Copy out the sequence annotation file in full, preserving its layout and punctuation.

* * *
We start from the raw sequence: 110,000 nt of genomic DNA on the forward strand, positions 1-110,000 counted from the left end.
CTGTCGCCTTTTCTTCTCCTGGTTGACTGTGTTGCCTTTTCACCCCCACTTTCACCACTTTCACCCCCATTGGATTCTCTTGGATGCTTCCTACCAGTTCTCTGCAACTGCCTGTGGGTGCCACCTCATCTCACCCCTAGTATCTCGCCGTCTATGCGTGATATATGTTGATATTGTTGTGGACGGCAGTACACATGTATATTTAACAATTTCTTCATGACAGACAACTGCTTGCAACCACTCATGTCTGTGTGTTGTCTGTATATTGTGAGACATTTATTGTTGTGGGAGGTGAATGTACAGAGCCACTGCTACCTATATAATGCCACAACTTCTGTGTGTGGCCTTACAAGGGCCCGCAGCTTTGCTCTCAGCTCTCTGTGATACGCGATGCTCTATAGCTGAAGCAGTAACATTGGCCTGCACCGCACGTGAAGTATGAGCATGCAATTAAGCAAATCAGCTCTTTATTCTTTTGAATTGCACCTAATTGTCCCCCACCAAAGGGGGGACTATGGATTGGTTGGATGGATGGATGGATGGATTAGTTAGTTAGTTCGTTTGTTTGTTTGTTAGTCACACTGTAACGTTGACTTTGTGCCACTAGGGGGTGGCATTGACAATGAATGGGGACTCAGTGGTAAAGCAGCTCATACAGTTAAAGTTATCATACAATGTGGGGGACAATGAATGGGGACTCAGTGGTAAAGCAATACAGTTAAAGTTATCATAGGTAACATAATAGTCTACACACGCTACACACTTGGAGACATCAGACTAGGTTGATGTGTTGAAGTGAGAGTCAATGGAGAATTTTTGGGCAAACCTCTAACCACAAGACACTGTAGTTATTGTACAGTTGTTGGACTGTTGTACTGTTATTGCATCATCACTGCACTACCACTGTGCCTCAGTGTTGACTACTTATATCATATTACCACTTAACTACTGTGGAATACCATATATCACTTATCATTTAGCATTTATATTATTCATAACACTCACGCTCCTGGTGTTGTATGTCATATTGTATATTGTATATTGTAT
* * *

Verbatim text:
We start from the raw sequence: 110,000 nt of genomic DNA on the forward strand, positions 1-110,000 counted from the left end.
CTGTCGCCTTTTCTTCTCCTGGTTGACTGTGTTGCCTTTTCACCCCCACTTTCACCACTTTCACCCCCATTGGATTCTCTTGGATGCTTCCTACCAGTTCTCTGCAACTGCCTGTGGGTGCCACCTCATCTCACCCCTAGTATCTCGCCGTCTATGCGTGATATATGTTGATATTGTTGTGGACGGCAGTACACATGTATATTTAACAATTTCTTCATGACAGACAACTGCTTGCAACCACTCATGTCTGTGTGTTGTCTGTATATTGTGAGACATTTATTGTTGTGGGAGGTGAATGTACAGAGCCACTGCTACCTATATAATGCCACAACTTCTGTGTGTGGCCTTACAAGGGCCCGCAGCTTTGCTCTCAGCTCTCTGTGATACGCGATGCTCTATAGCTGAAGCAGTAACATTGGCCTGCACCGCACGTGAAGTATGAGCATGCAATTAAGCAAATCAGCTCTTTATTCTTTTGAATTGCACCTAATTGTCCCCCACCAAAGGGGGGACTATGGATTGGTTGGATGGATGGATGGATGGATTAGTTAGTTAGTTCGTTTGTTTGTTTGTTAGTCACACTGTAACGTTGACTTTGTGCCACTAGGGGGTGGCATTGACAATGAATGGGGACTCAGTGGTAAAGCAGCTCATACAGTTAAAGTTATCATACAATGTGGGGGACAATGAATGGGGACTCAGTGGTAAAGCAATACAGTTAAAGTTATCATAGGTAACATAATAGTCTACACACGCTACACACTTGGAGACATCAGACTAGGTTGATGTGTTGAAGTGAGAGTCAATGGAGAATTTTTGGGCAAACCTCTAACCACAAGACACTGTAGTTATTGTACAGTTGTTGGACTGTTGTACTGTTATTGCATCATCACTGCACTACCACTGTGCCTCAGTGTTGACTACTTATATCATATTACCACTTAACTACTGTGGAATACCATATATCACTTATCATTTAGCATTTATATTATTCATAACACTCACGCTCCTGGTGTTGTATGTCATATTGTATATTGTATATTGTAT